Many people today might not know of The Station nightclub in West Warwick, Rhode Island, and in 2021 not many more remember the glam metal band Great White. But the two are forever and inextricably linked by a fatal fire that happened nearly 20 years ago.
It was February 20, 2003, when a big pyrotechnic display in the small club led to a fire that left 100 concertgoers—about one-fourth of the audience—dead. Scott James ’84, a writer, reporter and author, wasn’t at the concert—he’d long since left the town on the outskirts of Providence where he grew up—but he remembers the club, and he came to realize there was a story there that hadn’t been told. And with the journalism skills he honed at Adelphi and his professional connections, he decided to find out what really happened that fateful, and fatal, night.
What he learned, and the voices of the people who lived through the tragedy, are the subject of Trial by Fire: A Devastating Tragedy, 100 Lives Lost, and a 15-Year Search for Truth (October 2020).
“There were many unanswered questions about this case,” James said. “The book reopens the case. What really happened, and you have to ask, what’s changed so it won’t happen again?
“And it has happened again,” he added, noting, for one, the 2016 Ghost Ship fire in Oakland, California, not far from James’ current home in San Francisco. “The inspection systems completely failed the people who were there.”
With plea bargains and settlements, the proverbial day in court for the victims’ families never came. With Trial by Fire, however, James hopes to set the record straight. Calling upon his contacts from his days as a Providence broadcast journalist, and the earlier training he got as a communications major and editor for The Delphian, James was able to put the story together.
“If you want to do creative work, you don’t want to be in a classroom that’s 500 people in a hall,” James said, recalling his Adelphi years. “I learned about the power of the press to create change and also to have some backbone.”
Reopening the investigation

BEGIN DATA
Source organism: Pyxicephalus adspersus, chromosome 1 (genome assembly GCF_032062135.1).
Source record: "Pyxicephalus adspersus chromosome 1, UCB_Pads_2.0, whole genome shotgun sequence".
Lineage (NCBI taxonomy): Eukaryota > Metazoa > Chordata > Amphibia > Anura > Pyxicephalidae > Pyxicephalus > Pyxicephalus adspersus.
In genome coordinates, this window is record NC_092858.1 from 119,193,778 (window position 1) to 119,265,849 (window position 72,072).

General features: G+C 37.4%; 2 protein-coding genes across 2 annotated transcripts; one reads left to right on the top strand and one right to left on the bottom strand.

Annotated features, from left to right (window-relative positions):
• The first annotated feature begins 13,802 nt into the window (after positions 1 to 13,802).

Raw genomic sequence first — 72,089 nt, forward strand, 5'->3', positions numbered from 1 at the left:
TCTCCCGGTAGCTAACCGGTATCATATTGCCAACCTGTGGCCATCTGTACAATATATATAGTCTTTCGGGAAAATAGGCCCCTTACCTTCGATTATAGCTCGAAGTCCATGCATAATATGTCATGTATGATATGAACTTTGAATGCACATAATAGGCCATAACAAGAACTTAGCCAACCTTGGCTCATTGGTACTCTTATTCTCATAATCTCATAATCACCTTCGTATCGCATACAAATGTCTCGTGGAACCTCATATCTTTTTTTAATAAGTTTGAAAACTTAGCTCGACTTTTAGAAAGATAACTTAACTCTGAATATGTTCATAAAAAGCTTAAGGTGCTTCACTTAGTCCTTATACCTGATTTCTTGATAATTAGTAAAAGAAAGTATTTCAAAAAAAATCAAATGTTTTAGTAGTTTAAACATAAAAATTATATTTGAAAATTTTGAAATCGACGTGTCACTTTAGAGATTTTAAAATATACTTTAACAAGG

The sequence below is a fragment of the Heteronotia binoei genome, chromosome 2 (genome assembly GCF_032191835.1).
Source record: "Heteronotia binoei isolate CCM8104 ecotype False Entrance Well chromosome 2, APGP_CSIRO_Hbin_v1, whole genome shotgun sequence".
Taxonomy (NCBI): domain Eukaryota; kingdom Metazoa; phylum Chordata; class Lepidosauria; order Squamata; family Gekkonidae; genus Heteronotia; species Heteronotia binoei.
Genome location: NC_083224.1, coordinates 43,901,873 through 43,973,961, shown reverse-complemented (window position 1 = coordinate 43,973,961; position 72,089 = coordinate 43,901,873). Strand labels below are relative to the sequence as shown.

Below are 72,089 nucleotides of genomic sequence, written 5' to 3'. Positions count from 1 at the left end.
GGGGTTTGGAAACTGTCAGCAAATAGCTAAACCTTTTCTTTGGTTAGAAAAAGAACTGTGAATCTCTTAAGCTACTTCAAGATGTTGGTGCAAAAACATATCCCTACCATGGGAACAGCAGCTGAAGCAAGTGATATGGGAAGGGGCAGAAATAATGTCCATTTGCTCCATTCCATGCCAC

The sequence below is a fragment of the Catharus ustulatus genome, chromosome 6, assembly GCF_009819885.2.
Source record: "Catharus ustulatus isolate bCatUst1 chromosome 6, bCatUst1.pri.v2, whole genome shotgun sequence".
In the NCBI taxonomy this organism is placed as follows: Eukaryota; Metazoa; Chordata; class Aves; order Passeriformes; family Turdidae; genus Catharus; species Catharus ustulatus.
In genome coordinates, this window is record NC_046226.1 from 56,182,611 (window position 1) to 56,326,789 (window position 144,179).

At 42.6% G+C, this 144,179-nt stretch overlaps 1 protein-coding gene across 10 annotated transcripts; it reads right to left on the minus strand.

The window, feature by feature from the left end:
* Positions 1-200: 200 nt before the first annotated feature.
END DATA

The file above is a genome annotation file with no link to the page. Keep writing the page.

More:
For his new book, James interviewed people who were at the club that night, their family members and attorneys, and also secured the first interview granted by The Station’s owners. He scoured newspaper articles, grand jury testimony and other documents. In the end, he determined that the question of culpability was much more complex, and lay not just with the band but also with the city’s building inspectors and the owners as well.
Trial by Fire isn’t the first book to be written about The Station disaster, but it’s the first, James said, not written by an interested party.
“The books that have been done, some of them have been very heartfelt, they all tell the story from their own, very specific angle,” he said. “But that’s a specific angle, it’s not journalism. Journalism requires that we try to get all sides of the story, and that’s not what anyone had done.”
The importance of real journalism
Investigative journalism, according to James, may be a dying art.
“2020 has been a difficult year for journalism,” he said. “We have powerful people who are depicting journalists as the enemy of the people. Newspapers, news organizations are disappearing, and we haven’t figured out a path forward.
“There’s no replacement for someone who holds the powerful accountable, who gets them on the record,” he added. “Journalism’s goal is more important than ever. Perhaps it will be someone from the class of 2020 who figures out how journalism can be financially viable and move forward.”